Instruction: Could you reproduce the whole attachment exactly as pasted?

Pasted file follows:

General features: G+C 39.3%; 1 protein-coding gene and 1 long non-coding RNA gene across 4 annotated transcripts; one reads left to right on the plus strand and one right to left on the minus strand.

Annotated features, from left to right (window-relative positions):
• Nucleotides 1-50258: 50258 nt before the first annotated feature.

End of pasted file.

General features: G+C 39.3%; 1 protein-coding gene and 1 long non-coding RNA gene across 4 annotated transcripts; one reads left to right on the plus strand and one right to left on the minus strand.

Annotated features, from left to right (window-relative positions):
• Nucleotides 1-50258: 50258 nt before the first annotated feature.